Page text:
Mr. Seale was united in marriage to Miss Naoma Harris, a native of Georgia, in which state her father died, after which the mother came with the family to Texas, settling in Johnson county, where she bought a farm. The members of the Harris family were: William and John, who are deceased; Mrs. Maggie Lankford; Mrs. Lane Walraven; Mrs. Sue Norris; and Naoma. Mr. and Mrs. Seale have but one child, Viola, who is now the wife of Dr. L. L. Craddock of Belcher, where he is successfully practicing his profession. The wife and mother died April 25, 1902, in faith of the Christian church, of which she was a most devoted member.
Mr. Seale has never wavered in his allegiance to the Democracy since age conferred upon him the right of franchise, yet he has never been an aspirant for office. Since eighteen years of age he has been numbered among the faithful members of the Christian church and in the Masonic fraternity he has attained the Royal Arch degree. In the varied relations of life in which he has been found he has ever been loyal to honorable principles and manly conduct and his genuine personal worth has made him a man whom to known is to esteem and honor.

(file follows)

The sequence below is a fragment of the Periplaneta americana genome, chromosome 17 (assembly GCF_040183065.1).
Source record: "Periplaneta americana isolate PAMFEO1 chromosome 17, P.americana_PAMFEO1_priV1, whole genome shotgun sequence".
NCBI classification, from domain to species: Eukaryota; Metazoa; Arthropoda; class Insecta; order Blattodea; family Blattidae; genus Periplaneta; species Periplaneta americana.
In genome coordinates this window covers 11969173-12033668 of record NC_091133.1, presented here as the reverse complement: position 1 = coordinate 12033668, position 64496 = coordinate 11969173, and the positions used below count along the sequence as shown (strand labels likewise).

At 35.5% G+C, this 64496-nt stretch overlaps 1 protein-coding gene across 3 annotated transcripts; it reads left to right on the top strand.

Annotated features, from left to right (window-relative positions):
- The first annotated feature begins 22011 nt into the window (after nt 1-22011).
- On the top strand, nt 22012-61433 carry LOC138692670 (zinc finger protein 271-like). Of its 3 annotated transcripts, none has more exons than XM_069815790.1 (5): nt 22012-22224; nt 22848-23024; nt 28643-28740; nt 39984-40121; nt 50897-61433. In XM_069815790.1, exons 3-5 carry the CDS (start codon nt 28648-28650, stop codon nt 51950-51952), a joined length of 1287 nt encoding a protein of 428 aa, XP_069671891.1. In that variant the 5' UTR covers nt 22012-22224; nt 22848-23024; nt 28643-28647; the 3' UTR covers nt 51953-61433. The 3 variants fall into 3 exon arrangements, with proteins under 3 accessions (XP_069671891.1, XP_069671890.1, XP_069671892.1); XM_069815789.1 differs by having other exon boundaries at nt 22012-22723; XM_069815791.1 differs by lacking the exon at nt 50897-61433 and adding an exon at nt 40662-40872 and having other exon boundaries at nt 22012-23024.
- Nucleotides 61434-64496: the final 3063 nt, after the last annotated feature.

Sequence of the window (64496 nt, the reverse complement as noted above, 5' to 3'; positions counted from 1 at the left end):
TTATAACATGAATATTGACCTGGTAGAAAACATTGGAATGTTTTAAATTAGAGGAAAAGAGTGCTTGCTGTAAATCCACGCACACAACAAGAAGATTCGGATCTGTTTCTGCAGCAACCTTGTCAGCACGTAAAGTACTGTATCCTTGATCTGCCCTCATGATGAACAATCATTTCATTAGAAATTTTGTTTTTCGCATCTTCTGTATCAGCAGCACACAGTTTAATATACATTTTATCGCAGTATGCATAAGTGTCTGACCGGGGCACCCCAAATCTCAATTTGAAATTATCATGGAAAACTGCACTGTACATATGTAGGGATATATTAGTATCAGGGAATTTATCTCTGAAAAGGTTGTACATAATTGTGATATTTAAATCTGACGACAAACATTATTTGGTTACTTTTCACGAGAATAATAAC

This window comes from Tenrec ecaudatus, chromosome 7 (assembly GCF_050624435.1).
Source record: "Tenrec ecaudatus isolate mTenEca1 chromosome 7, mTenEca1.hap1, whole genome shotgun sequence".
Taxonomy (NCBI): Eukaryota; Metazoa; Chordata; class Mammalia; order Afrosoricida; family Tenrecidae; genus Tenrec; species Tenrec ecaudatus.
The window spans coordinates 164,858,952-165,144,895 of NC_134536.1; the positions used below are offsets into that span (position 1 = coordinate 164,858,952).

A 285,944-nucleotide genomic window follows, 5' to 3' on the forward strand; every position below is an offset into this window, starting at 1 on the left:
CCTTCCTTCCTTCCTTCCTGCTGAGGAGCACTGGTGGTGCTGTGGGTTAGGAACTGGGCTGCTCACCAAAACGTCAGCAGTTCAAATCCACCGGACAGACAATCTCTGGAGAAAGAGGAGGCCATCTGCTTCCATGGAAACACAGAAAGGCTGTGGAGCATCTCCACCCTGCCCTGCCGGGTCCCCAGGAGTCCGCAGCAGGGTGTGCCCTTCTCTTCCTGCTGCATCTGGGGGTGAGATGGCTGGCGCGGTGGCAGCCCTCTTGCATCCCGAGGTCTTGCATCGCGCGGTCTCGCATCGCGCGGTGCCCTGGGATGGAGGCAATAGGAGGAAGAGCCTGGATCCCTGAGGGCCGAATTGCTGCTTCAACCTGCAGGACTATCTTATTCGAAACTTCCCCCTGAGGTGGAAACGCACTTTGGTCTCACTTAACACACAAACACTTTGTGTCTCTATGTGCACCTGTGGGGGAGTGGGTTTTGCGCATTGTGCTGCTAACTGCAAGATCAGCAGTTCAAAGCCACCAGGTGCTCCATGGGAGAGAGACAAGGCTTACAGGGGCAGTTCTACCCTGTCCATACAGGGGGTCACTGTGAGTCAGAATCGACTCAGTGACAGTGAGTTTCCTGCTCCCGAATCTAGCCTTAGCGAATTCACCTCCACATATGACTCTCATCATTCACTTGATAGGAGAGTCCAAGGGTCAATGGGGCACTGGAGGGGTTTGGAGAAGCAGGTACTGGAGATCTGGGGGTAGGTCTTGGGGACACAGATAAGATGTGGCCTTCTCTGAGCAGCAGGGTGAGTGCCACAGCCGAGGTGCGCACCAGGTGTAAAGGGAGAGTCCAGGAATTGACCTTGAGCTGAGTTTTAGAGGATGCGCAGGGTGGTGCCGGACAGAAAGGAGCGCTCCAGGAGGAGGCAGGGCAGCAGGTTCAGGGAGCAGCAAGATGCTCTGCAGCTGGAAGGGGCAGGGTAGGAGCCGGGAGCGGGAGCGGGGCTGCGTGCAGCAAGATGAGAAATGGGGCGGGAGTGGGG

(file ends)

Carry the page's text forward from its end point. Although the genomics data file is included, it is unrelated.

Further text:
Source: B. B. Paddock, History and Biographical Record of North and West Texas (Chicago: Lewis Publishing Co., 1906), Vol. II, pp. 362-364.